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Uta Gehlsen, Sebastian Siebelmann, Michael E. Stern, Jerry Y. Niederkorn, Philipp Steven; Expression Of Adhesion Molecules During Development Of Conjunctiva-Associated Lymphoid Tissue. Invest. Ophthalmol. Vis. Sci. 2012;53(14):6181.
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Conjunctiva-associated lymphoid tissue (CALT) is frequently present as conjunctival follicles at the ocular surface of healthy individuals. In the presence of ocular surface inflammation follicles increase in size and number. Both development and antigen-related alteration of CALT implicate concerted cellular migration and spatial organization that are crucial for understanding the role of CALT in ocular surface immunology. This study was set up to investigate the expression of adhesion molecules during development of CALT in unchallenged mice.
Eyes from unstimulated Balb/c mice, kept under either specific pathogen-free (SPF) or standard animal housing conditions, were collected between postnatal day 10 (p10) and 18 months of age. Eyes were serial sectioned and screened for CALT. Antibodies against adhesion molecules ICAM-1, ICAM-2, VCAM-1 and MadCAM-1 were used and correlated to the time course of CALT development.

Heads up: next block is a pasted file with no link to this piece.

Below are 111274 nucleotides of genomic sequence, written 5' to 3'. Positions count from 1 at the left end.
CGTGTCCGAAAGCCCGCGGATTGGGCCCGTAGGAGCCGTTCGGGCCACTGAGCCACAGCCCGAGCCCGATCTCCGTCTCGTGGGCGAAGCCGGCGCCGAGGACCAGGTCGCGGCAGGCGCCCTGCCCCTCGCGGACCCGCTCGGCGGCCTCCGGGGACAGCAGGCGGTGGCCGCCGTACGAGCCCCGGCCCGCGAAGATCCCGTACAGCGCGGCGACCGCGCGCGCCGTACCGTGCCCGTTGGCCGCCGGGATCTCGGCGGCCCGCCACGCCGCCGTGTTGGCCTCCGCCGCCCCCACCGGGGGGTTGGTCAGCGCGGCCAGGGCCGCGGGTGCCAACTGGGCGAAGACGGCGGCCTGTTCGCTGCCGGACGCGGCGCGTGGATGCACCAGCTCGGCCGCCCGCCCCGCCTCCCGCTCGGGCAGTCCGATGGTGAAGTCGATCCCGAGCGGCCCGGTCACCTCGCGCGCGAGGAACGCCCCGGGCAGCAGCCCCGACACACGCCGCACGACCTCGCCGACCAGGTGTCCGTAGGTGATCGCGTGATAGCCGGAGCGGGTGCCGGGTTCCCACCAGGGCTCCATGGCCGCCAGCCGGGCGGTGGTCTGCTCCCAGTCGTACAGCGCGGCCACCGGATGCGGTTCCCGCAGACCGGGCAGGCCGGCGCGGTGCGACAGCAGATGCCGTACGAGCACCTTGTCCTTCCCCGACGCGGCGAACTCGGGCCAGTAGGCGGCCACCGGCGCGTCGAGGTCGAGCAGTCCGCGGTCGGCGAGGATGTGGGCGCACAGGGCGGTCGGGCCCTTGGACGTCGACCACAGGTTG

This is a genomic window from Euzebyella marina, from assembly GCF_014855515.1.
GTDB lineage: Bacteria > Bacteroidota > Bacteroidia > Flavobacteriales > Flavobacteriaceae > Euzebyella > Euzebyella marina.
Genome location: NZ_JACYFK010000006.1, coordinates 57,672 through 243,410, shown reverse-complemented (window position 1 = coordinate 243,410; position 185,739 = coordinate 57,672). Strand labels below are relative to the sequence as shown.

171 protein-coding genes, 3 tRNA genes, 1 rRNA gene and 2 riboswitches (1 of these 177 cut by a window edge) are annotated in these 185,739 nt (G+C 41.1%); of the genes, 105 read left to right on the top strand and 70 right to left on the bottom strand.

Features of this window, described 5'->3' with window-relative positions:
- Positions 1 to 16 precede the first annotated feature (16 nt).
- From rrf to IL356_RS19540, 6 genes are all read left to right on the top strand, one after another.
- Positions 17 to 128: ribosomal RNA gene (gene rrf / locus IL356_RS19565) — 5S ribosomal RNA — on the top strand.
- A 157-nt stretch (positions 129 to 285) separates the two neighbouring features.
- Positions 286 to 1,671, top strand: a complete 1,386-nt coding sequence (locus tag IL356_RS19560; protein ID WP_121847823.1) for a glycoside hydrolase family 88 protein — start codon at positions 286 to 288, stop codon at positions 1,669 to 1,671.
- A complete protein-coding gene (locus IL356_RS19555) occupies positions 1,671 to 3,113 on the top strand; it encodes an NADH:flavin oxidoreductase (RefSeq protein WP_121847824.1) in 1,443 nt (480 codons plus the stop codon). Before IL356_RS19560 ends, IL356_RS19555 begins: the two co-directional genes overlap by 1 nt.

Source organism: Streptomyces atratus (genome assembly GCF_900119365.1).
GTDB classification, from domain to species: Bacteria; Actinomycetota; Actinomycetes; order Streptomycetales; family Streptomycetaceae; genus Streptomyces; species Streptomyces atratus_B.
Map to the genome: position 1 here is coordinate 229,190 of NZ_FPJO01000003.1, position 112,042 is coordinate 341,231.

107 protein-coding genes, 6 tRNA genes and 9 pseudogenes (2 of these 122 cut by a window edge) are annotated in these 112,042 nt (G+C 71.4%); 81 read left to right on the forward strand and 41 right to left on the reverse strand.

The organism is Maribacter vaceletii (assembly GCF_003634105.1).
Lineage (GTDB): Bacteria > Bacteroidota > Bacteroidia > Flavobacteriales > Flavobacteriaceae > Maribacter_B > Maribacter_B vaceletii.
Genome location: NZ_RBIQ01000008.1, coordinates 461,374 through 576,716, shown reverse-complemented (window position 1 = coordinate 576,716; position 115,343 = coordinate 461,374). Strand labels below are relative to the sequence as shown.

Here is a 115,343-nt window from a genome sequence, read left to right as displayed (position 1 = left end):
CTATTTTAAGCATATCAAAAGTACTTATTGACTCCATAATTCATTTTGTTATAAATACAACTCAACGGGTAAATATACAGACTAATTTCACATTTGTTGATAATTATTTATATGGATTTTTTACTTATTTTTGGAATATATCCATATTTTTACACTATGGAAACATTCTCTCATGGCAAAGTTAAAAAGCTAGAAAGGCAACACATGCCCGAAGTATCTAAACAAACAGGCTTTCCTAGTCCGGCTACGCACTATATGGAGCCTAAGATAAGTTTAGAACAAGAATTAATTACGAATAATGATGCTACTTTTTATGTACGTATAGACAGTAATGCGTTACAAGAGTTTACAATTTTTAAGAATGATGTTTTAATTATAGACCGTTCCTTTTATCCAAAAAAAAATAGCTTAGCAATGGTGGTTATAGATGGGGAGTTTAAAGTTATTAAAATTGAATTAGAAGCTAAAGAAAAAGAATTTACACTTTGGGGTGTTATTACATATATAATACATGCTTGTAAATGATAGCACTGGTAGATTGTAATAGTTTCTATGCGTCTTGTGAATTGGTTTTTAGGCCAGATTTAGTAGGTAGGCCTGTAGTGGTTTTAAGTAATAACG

Under SPF conditions at p10 only ICAM-1 and ICAM-2 were expressed and no CALT was present. At 4-8 weeks all adhesion molecules were present and CALT expression increased to 35%. At 10 weeks VCAM-1 expression was lacking and CALT was present in up to 70% of the animals. At 20-24 weeks of age, CALT expression decreased to 60% accompanied with expression of ICAM-1, ICAM-2, MadCAM-1 and weak VCAM-1 labeling. In contrast animals 6-18months kept under standard non-SPF conditions expressed all adhesion molecules and expressed CALT in up to 85%.
Expression of adhesion molecules is related to time-course of CALT development and seems to be related in part to antigen presence. At p10 with closed eyelids and under SPF-conditions antigen challenge is limited and could explain lack of particular adhesion molecules. Under standard non-SPF housing conditions, existing antigens cause higher expression of CALT, depicted by enduring expression of all adhesion molecules tested and increasing numbers of CALT. Analyzing expression of adhesion molecules during ocular surface inflammation and additional blocking of adhesion molecules during CALT development is planned to understand the relation of cellular migration and function of CALT.
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